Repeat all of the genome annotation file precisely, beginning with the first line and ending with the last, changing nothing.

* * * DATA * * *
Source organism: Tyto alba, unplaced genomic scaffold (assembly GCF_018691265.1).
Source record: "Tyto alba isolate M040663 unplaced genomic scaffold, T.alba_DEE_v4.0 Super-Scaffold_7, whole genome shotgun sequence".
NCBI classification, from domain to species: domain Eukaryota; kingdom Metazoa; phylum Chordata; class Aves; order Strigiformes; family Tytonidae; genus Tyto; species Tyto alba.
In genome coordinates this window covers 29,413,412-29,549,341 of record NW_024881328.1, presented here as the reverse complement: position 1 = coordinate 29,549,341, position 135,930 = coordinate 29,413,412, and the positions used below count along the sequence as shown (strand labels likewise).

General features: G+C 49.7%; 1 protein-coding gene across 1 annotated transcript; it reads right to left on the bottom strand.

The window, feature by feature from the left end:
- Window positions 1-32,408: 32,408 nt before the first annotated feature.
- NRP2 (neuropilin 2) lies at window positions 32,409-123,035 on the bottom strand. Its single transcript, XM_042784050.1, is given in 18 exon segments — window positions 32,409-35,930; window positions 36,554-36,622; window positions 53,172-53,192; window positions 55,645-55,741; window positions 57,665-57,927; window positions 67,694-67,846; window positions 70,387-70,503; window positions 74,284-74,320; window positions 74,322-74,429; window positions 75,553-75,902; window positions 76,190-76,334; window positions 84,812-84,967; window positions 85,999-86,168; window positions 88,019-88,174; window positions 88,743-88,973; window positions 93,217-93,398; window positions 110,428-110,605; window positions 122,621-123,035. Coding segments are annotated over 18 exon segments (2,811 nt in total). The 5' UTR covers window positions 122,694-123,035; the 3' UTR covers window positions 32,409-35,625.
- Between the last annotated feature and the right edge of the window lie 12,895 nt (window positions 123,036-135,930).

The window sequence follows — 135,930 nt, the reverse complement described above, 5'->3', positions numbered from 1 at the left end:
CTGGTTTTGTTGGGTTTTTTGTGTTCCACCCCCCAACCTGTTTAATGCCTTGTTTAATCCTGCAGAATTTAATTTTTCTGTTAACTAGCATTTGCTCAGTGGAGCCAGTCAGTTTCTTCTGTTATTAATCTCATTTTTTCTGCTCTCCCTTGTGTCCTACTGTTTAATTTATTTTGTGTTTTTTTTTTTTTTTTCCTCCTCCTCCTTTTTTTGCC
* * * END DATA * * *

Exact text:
Source organism: Tyto alba, unplaced genomic scaffold (assembly GCF_018691265.1).
Source record: "Tyto alba isolate M040663 unplaced genomic scaffold, T.alba_DEE_v4.0 Super-Scaffold_7, whole genome shotgun sequence".
NCBI classification, from domain to species: domain Eukaryota; kingdom Metazoa; phylum Chordata; class Aves; order Strigiformes; family Tytonidae; genus Tyto; species Tyto alba.
In genome coordinates this window covers 29,413,412-29,549,341 of record NW_024881328.1, presented here as the reverse complement: position 1 = coordinate 29,549,341, position 135,930 = coordinate 29,413,412, and the positions used below count along the sequence as shown (strand labels likewise).

General features: G+C 49.7%; 1 protein-coding gene across 1 annotated transcript; it reads right to left on the bottom strand.

The window, feature by feature from the left end:
- Window positions 1-32,408: 32,408 nt before the first annotated feature.
- NRP2 (neuropilin 2) lies at window positions 32,409-123,035 on the bottom strand. Its single transcript, XM_042784050.1, is given in 18 exon segments — window positions 32,409-35,930; window positions 36,554-36,622; window positions 53,172-53,192; window positions 55,645-55,741; window positions 57,665-57,927; window positions 67,694-67,846; window positions 70,387-70,503; window positions 74,284-74,320; window positions 74,322-74,429; window positions 75,553-75,902; window positions 76,190-76,334; window positions 84,812-84,967; window positions 85,999-86,168; window positions 88,019-88,174; window positions 88,743-88,973; window positions 93,217-93,398; window positions 110,428-110,605; window positions 122,621-123,035. Coding segments are annotated over 18 exon segments (2,811 nt in total). The 5' UTR covers window positions 122,694-123,035; the 3' UTR covers window positions 32,409-35,625.
- Between the last annotated feature and the right edge of the window lie 12,895 nt (window positions 123,036-135,930).

The window sequence follows — 135,930 nt, the reverse complement described above, 5'->3', positions numbered from 1 at the left end:
CTGGTTTTGTTGGGTTTTTTGTGTTCCACCCCCCAACCTGTTTAATGCCTTGTTTAATCCTGCAGAATTTAATTTTTCTGTTAACTAGCATTTGCTCAGTGGAGCCAGTCAGTTTCTTCTGTTATTAATCTCATTTTTTCTGCTCTCCCTTGTGTCCTACTGTTTAATTTATTTTGTGTTTTTTTTTTTTTTTTCCTCCTCCTCCTTTTTTTGCC